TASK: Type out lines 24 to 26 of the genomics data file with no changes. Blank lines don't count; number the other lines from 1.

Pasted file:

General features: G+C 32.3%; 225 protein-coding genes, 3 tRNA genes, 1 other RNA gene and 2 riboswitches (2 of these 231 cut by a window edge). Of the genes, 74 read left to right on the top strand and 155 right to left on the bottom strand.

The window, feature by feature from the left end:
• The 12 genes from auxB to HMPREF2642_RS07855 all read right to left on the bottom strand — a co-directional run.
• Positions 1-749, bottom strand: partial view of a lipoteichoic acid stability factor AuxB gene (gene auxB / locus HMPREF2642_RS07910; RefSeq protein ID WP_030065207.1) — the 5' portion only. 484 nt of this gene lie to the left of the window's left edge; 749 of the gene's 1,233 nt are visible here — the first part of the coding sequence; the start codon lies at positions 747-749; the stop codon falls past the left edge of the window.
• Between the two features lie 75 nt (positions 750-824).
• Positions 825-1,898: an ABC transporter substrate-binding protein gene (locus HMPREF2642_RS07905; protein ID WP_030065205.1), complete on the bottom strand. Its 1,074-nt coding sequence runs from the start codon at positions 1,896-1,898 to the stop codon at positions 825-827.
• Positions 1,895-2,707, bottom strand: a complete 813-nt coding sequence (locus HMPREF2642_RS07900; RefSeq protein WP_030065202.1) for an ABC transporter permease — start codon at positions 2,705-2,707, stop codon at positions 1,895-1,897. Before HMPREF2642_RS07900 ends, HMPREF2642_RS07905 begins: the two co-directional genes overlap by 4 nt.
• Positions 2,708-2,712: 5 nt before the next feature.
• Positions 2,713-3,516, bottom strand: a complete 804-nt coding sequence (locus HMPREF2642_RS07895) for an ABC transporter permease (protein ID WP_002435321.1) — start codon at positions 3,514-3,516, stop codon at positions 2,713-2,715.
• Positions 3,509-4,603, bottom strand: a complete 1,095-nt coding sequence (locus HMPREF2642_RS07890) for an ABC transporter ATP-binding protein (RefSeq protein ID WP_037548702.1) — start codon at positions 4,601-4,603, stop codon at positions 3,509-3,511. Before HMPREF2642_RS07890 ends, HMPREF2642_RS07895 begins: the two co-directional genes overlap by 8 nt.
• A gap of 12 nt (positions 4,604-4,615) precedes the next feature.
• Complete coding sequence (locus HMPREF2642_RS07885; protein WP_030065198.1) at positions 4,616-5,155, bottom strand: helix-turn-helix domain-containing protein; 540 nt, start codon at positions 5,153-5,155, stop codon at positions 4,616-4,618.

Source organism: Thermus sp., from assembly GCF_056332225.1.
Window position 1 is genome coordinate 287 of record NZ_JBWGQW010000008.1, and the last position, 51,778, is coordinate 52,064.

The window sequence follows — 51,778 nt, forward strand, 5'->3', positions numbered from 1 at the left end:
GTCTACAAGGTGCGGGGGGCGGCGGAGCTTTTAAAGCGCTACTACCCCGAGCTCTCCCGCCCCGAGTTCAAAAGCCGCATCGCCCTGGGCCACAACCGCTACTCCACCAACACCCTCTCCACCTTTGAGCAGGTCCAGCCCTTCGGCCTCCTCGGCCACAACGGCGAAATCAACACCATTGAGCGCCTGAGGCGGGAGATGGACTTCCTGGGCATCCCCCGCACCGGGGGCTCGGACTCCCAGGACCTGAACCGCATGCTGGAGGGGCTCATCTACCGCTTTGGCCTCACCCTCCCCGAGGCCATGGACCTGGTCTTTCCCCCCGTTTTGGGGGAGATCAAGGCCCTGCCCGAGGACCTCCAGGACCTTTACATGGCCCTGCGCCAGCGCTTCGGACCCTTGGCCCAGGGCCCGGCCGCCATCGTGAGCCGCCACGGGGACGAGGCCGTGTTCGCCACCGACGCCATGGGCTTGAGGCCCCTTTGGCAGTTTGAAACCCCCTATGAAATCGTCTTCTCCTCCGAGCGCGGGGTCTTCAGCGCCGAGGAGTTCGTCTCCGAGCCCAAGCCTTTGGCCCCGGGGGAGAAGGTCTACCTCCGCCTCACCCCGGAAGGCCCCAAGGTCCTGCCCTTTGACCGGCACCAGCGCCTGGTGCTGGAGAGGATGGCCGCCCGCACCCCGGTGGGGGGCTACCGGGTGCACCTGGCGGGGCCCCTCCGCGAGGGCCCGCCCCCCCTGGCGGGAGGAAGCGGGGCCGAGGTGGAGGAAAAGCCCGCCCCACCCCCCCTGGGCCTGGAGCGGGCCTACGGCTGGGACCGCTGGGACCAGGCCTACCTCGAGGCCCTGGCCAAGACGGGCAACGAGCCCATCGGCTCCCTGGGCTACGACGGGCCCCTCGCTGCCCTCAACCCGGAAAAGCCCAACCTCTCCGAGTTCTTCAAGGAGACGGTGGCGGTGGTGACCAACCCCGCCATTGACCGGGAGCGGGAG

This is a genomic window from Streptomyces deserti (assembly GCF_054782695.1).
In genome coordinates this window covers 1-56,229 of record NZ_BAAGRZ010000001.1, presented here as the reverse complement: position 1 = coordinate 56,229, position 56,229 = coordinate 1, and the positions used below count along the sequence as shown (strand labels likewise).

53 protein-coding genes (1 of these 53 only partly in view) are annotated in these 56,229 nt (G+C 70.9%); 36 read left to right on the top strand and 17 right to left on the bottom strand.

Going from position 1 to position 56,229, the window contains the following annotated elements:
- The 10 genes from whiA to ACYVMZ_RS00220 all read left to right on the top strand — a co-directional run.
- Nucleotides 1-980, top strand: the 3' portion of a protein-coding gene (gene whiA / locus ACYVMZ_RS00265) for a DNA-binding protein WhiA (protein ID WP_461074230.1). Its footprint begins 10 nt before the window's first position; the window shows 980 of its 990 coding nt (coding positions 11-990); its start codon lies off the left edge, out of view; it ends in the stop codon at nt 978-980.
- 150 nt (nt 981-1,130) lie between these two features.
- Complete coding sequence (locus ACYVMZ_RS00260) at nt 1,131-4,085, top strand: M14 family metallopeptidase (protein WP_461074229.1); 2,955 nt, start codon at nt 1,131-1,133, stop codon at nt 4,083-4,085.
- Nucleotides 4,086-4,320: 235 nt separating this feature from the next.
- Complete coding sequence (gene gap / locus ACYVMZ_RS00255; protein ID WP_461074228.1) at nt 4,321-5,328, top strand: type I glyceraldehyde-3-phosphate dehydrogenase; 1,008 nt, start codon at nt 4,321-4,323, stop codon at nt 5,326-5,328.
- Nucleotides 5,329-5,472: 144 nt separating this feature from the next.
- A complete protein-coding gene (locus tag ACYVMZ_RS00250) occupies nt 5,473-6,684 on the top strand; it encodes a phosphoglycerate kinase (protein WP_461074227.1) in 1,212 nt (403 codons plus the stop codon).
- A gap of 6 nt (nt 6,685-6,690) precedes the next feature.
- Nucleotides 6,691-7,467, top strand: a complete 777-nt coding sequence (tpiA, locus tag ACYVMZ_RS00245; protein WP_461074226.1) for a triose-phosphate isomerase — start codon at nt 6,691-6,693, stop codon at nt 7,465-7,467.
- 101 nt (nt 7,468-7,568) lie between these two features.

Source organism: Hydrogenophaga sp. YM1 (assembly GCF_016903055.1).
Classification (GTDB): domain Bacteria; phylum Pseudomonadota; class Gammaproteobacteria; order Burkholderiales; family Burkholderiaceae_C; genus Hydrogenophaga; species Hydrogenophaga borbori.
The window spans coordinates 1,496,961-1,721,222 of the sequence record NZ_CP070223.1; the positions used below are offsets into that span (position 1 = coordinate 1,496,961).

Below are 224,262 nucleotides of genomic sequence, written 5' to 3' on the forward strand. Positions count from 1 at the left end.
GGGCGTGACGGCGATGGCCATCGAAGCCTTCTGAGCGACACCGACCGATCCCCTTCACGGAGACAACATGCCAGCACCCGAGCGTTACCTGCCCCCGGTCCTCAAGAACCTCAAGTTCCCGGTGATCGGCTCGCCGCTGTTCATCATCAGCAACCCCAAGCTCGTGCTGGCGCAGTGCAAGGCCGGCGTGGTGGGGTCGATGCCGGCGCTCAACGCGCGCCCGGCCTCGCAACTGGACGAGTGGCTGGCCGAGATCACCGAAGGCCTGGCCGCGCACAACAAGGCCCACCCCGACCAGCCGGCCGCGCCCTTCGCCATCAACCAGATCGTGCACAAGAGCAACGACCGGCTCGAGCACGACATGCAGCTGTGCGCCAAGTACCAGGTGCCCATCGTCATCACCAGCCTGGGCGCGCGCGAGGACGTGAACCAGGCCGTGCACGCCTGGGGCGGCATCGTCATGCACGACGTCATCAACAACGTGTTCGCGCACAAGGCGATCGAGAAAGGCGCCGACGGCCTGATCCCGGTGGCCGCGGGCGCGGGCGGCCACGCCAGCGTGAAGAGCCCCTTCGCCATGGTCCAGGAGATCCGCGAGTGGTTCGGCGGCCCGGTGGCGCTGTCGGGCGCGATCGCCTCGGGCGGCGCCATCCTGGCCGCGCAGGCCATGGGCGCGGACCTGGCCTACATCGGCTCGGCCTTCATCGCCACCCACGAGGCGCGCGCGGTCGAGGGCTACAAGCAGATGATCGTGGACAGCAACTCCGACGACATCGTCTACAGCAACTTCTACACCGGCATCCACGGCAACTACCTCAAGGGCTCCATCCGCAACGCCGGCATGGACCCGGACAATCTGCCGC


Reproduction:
- Complete coding sequence (locus ACYVMZ_RS00260) at nt 1,131-4,085, top strand: M14 family metallopeptidase (protein WP_461074229.1); 2,955 nt, start codon at nt 1,131-1,133, stop codon at nt 4,083-4,085.
- Nucleotides 4,086-4,320: 235 nt separating this feature from the next.
- Complete coding sequence (gene gap / locus ACYVMZ_RS00255; protein ID WP_461074228.1) at nt 4,321-5,328, top strand: type I glyceraldehyde-3-phosphate dehydrogenase; 1,008 nt, start codon at nt 4,321-4,323, stop codon at nt 5,326-5,328.